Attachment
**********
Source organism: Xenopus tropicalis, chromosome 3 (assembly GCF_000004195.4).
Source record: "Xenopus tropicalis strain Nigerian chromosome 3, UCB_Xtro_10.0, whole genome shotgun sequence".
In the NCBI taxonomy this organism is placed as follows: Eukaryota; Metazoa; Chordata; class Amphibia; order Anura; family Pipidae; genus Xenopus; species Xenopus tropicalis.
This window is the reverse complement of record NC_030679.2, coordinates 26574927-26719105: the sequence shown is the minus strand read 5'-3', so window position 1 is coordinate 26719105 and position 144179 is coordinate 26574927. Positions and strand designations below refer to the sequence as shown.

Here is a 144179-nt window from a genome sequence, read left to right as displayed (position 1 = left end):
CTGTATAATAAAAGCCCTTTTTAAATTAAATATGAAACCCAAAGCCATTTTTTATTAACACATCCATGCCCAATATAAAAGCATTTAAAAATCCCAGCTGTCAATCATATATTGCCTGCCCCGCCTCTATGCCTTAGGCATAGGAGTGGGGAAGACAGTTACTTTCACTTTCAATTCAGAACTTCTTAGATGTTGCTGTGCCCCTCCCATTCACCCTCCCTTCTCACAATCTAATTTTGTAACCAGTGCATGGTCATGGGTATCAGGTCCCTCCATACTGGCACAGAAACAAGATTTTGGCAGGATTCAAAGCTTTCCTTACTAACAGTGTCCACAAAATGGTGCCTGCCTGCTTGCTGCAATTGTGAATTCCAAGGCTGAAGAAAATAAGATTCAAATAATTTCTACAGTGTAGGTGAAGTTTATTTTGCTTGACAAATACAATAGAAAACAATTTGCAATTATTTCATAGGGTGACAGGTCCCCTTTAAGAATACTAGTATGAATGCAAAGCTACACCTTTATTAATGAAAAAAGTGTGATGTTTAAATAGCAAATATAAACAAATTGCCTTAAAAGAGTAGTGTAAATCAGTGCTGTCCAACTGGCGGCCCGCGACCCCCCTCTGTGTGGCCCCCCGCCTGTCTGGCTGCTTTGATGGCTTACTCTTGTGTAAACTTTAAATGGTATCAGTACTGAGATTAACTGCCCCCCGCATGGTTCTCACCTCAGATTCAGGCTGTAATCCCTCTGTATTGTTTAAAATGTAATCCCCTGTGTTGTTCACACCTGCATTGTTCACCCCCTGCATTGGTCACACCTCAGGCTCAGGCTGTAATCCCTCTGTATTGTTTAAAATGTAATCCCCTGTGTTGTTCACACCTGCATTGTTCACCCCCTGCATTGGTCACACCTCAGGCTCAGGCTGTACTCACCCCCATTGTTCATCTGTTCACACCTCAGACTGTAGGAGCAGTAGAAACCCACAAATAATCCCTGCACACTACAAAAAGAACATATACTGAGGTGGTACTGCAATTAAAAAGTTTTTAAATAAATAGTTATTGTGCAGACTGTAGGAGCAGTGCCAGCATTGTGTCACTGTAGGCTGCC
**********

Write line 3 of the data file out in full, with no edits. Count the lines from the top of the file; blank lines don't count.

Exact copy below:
In the NCBI taxonomy this organism is placed as follows: Eukaryota; Metazoa; Chordata; class Amphibia; order Anura; family Pipidae; genus Xenopus; species Xenopus tropicalis.